ELA 11: 4.8a Walt Whitman

For one of the most important poets in American and Civil War history, Walt Whitman sure wrote a lot about the birds and bees.

19th-Century Literature19th-Century American Literature
American Literature19th-Century American Literature
All American Literature
LanguageEnglish Language
LiteratureAmerican Literature

Transcript

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poems that lacked regular meter and refused to follow traditional rhyme

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schemes. In fact, young Walt thought he was destined to be a printer. Yep, every young

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boy's dream. He loved his job so much that teenage Walt actually stayed behind [Whitman works as printer]

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in the city when his family moved to Long Island. He took up people-watching...

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you know, the not super creepy kind. He explored the Big Apple, he ate whatever [Whitman lives in city]

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and whenever he wanted. It was a pretty sweet life for a kid. But then New York's

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printing district burned to the ground, and Walt was forced to move to Long [printing district burns]

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Island. Well, in order to make living, he had to become a teacher, a profession he

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hated with the white-hot heat of a thousand suns. By 1841, he was back in New [Whitman teaches in Long Island]

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York City and working as a journalist and then as a poet. In 1855,

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Leaves of Grass was published. It was a kind of a big deal. The United [Leaves of Grass published]

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States was coming apart at the seams in the lead-up to the Civil War, and Walt [soldiers rip map]

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was hoping his poetry would stitch the nation back together. He believed [Whitman offers poetry]

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that his poems could speak to every single American. Got to have that ego

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working for you there, right Walt? But the Americanness of Walt's poetry isn't [Whitman inflates ego]

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what made Leaves of Grass famous. Instead, it was the discussion of female

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sexuality, erotic love, and homosexuality. Guess it was a few years [themes of Leaves of Grass]

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before someone coined that "sex sells" phrase. Well, some people read Leaves of

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Grass and thought it was amazing, groundbreaking, totally awesome. And some [people react to poetry]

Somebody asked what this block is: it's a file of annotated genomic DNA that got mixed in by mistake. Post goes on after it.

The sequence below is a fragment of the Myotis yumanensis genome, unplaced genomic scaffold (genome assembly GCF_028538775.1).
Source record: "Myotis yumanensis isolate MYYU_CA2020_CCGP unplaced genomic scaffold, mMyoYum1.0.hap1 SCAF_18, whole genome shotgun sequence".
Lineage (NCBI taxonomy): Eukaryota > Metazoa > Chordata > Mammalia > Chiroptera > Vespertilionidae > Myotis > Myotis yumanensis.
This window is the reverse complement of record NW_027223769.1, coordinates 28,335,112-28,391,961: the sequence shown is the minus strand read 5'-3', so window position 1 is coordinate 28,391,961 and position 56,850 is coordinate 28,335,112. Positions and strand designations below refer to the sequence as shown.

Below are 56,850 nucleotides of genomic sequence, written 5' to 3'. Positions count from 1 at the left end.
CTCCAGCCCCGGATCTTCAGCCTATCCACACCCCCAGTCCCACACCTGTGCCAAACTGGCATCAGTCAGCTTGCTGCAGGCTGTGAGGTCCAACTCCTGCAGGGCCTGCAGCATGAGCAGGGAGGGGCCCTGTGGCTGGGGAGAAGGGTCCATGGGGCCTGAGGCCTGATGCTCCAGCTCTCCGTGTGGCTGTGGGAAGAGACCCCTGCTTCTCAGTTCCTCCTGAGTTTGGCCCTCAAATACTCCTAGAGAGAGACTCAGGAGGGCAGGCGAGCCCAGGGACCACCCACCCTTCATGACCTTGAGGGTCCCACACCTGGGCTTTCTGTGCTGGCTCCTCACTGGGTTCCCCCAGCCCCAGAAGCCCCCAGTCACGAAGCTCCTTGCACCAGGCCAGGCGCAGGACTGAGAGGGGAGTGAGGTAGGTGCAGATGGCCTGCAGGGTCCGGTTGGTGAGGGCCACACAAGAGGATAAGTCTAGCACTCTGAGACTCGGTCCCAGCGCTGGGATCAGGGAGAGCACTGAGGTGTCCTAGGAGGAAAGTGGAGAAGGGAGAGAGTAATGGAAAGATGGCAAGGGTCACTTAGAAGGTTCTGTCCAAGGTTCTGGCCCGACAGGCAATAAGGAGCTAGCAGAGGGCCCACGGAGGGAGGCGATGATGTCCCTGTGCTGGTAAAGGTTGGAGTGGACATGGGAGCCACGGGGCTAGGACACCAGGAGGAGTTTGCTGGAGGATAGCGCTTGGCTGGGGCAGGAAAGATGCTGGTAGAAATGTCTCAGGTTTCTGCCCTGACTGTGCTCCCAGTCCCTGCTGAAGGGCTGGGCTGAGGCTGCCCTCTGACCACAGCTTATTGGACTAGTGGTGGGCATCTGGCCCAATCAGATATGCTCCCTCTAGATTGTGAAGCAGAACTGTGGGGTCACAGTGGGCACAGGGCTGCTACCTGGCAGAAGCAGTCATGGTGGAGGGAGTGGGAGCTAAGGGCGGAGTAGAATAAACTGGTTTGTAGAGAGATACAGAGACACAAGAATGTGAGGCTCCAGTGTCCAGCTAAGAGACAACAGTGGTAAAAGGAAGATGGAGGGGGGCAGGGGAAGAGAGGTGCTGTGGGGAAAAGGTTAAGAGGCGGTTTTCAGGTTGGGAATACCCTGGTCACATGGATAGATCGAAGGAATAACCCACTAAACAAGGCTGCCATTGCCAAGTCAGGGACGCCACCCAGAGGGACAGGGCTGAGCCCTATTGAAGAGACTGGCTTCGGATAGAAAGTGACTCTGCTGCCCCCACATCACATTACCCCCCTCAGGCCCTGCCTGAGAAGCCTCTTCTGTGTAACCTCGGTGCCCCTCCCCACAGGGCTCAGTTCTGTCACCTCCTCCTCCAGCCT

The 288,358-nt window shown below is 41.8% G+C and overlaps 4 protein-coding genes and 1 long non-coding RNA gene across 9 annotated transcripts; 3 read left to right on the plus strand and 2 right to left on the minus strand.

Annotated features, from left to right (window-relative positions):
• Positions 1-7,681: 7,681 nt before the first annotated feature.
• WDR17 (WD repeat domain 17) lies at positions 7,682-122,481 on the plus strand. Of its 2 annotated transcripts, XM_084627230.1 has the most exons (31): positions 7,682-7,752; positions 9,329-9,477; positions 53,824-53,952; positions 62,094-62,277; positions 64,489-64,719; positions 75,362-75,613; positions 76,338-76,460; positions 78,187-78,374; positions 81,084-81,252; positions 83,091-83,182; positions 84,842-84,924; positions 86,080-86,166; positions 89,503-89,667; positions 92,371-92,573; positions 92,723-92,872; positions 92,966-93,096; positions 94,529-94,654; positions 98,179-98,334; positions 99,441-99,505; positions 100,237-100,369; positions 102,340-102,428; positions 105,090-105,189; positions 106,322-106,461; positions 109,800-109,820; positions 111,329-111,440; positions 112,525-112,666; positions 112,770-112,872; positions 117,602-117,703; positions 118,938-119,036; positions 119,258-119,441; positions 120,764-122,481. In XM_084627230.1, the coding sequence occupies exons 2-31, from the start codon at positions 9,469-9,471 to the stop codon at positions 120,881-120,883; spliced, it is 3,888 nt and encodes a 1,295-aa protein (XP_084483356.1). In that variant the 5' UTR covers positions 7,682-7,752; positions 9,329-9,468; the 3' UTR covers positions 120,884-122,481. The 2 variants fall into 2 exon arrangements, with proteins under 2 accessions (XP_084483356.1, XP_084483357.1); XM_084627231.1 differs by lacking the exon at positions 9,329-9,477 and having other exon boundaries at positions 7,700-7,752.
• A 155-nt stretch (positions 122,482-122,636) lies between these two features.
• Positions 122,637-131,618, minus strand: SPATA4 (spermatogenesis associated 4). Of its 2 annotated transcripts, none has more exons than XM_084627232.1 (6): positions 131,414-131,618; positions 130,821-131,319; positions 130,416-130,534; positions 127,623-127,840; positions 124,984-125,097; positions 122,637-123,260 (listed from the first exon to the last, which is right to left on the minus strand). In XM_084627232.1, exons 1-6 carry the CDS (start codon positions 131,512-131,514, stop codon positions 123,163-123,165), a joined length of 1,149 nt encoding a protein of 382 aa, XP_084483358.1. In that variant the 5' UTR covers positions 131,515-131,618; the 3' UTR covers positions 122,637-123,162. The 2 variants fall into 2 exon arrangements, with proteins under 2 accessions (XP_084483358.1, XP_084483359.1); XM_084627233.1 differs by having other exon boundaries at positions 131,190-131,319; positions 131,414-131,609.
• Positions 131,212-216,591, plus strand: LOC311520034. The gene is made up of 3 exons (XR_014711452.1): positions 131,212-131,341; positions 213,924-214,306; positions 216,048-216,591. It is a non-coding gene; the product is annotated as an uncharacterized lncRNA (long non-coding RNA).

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people read Leaves of Grass and were horrified. Women fainted, religious men's

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has exploded... It was not the reaction that Walt had been hoping for,

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especially not the exploding heads. What a mess. America's refusal to [Whitman disappointed]

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embrace his poetry in the manner intended made Walt really depressed. He

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would spend the rest of his life editing Leaves of Grass. He would also try to [Whitman edits]

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bolster his reputation by submitting positive anonymous reviews for his work

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that he himself had written to anyone who would publish them. So [Whitman mails reviews]

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basically the equivalent of that restaurant owner setting up that

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fake Yelp account and bragging about his meatballs. Well, during the Civil War, [chef cheats on Yelp]

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Walt took himself down to Washington D.C., where he served as a nurse looking after

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wounded soldiers. He then had a brief stint with the Department of the [Whitman works as nurse]

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Interior, but got fired when his boss discovered that Walt had offered the

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smut known as Leaves of Grass. Well, in 1873, Walt had a stroke, and he'd have [Boss fires Whitman]

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several more before his death in 1892. The strokes didn't [Whitman has stroke]

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stop him from editing his poetry collection, however. In fact, given that

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Walt published an edition of Leaves of Grass shortly before he died, you might [new edition published]

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even say that he edited the book to death. Yeah... too soon? [Death takes book... and Whitman]